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67% of Business Leaders Don’t Think the Current Higher Education System Delivers the Skills Needed for the Workforce of Tomorrow

In a new survey, 58% of business leaders said they acquired their most valuable skills in the workplace, while only 27% said during their degree studies

A new report from Multiverse reveals that the majority (67%) of business leaders don’t think higher education provides the skills needed for the workforce of tomorrow.

Surveying 1,200 business leaders, the report uncovers how businesses view the value of on-the-job learning and calls on companies to reassess their hiring and talent plans. The vast majority (70%) of respondents said that learning on the job was the most effective way to develop workforce skills. Despite this finding, almost half (48%) of respondents revealed that, when recruiting candidates for entry-level positions, their company still has degree requirements.

Euan Blair, CEO of Multiverse, said:

“The university system is far removed from the realities of the workplace and there’s little to no correlation between academic grades and job performance. Yet, many businesses still require a degree to open the door to the best jobs.

“We need to completely rethink our relationship with education. To keep up with the rapidly accelerating pace of technological change, the idea that a three or four-year degree is enough education for a three or four-decade career has passed.

“The best preparation for the workforce will increasingly come from applied learning, delivered on the job. Instead of relying chiefly on the higher education system, businesses should prioritize apprenticeships and training programs that run throughout someone’s career. The future of learning is working.

“This will be key to unlocking business and economic potential, and creating a much more diverse group of future leaders.”

On-the-job learning is critical to long-term success

Business leaders feel they learned more during their first two years in the workforce than from their higher education experience. Respondents cited that the top workforce-acquired skills were: technical/practical skills related to their field (53%), people management (55%), and project management (50%). Additionally, 40% said they learned more about critical thinking, and 48% said they learned more about time management during the first two years in the workplace, compared to 26% and 21% who said the same for their higher education experience, respectively.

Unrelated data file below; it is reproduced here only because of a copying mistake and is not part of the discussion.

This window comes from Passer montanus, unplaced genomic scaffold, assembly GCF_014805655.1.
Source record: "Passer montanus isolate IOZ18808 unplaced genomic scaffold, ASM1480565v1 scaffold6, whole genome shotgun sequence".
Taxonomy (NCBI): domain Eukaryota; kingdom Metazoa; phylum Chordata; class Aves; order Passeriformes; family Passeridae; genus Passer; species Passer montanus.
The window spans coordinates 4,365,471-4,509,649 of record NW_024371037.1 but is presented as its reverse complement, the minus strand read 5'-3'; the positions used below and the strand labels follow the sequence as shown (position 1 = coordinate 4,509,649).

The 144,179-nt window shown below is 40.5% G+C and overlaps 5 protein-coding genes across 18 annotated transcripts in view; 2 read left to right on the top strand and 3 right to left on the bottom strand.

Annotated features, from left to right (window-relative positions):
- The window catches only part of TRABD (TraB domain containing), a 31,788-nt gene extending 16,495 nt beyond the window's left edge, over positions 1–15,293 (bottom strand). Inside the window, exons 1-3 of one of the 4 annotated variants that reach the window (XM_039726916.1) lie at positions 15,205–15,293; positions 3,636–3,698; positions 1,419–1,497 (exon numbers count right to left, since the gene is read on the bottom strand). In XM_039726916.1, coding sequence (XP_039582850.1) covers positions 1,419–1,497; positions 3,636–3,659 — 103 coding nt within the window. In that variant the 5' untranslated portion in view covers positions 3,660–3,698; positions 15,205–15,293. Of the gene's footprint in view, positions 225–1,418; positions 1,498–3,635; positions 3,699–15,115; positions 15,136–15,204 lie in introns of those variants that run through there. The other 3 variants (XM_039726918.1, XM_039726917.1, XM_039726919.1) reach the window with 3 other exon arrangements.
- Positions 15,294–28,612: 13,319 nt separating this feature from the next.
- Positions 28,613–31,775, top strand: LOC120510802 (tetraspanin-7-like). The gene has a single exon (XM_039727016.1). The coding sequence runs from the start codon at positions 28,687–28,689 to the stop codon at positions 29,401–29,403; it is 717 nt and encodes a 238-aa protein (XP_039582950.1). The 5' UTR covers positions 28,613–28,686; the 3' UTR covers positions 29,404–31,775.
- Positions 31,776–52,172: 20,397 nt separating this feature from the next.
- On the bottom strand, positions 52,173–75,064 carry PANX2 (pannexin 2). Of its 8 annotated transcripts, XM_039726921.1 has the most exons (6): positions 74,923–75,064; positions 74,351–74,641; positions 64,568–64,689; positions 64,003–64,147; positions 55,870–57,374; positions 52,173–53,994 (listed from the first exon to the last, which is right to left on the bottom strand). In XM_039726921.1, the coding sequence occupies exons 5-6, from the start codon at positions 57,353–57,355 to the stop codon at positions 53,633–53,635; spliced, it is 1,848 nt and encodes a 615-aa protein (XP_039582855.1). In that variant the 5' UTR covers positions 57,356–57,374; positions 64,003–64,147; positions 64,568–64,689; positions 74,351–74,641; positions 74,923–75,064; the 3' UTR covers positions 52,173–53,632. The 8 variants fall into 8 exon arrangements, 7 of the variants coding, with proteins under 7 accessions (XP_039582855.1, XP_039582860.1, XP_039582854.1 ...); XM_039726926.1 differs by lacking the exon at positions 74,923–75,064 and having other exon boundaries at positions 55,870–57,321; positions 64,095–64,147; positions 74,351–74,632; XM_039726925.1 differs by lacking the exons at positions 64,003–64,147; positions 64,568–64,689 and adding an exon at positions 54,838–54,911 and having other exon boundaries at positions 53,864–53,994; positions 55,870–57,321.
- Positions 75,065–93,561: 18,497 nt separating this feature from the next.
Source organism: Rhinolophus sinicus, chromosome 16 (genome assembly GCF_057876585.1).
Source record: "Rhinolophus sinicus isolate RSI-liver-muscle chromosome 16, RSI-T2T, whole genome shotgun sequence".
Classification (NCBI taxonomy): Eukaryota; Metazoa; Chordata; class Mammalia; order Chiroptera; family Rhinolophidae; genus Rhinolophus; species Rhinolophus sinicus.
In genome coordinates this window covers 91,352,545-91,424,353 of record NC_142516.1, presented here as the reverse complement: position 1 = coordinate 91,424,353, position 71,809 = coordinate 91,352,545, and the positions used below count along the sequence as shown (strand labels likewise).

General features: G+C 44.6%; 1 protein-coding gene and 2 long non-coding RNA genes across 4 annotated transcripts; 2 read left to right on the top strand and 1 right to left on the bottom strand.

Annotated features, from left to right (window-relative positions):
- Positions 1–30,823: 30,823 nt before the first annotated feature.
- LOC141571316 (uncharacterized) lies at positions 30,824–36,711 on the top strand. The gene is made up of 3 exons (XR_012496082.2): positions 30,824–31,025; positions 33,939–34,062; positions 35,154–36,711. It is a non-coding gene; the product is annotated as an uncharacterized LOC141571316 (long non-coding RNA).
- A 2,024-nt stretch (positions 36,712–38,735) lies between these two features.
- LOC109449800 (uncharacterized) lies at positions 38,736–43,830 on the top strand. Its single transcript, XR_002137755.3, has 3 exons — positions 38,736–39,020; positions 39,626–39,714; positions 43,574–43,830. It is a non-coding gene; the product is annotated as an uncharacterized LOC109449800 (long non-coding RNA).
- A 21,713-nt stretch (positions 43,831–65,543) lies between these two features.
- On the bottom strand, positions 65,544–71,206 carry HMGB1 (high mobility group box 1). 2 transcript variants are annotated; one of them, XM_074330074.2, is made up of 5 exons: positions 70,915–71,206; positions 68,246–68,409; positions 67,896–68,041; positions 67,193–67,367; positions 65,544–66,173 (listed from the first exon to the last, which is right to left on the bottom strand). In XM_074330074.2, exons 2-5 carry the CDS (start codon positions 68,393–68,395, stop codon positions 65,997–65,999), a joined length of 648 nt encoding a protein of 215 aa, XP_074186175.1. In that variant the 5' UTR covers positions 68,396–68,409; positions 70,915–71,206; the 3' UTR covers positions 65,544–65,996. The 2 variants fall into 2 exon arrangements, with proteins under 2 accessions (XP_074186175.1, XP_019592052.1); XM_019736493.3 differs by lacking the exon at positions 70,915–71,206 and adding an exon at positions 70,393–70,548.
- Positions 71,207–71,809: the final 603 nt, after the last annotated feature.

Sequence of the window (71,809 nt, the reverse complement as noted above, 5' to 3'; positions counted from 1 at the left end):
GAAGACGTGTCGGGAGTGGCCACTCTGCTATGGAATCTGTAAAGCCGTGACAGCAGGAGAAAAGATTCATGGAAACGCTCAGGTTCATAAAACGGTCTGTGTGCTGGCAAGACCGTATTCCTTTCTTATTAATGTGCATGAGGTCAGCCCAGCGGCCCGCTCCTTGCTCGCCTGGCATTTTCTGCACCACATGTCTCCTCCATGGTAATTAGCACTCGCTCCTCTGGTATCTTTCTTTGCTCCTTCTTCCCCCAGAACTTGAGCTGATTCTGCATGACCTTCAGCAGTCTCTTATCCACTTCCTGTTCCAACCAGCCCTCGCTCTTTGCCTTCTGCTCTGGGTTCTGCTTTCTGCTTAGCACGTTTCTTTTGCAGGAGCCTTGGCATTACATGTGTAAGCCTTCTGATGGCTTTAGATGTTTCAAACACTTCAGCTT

Further supporting the idea that higher education is not required for a successful employee, leaders are twice as likely to prioritize durable skills over higher education achievements when assessing applicants for entry-level roles. When asked to rank what factors are the best indicators of the future potential of an entry-level candidate with no prior professional work experience, evidence of soft skills (22%) and understanding of the company’s field (20%) were more likely to be ranked as the most important factor than options such as grades during degree studies (9%) and results on technical aptitude tests (10%).

Traditional education routes fall short of delivering workforce-ready employees

Business leaders who were surveyed believe graduates are not work-ready from day one, citing that new hires typically require an average of 11 months of on-the-job training before they become fully effective in their role. This begs the question: how much does a degree actually prepare young people to enter the workforce effectively?

Of those who said the current higher education system is not well suited to deliver the skills needed for the workforce of tomorrow, the top reasons were: lack of real workforce training or experience (43%), curriculums not sufficiently teaching soft skills – e.g. teamwork, communication, and leadership (43%) and a lack of opportunities for learners to apply skills in context (35%).

When asked to rank which option provides learners with the highest number of required skills, 50% ranked apprenticeships first, followed by a university degree (28%) and a bootcamp/short-form training course (21%).

This study was conducted in partnership with Stack, an independent specialist for market research. To download the full report, visit here.


On behalf of Multiverse, Stack Data Strategy conducted 1,200 online interviews with business leaders across the US and the UK between March 22 and March 29, 2023. Overall, 600 US leaders and 600 UK leaders were interviewed. The mentioned results of the analysis are unweighted.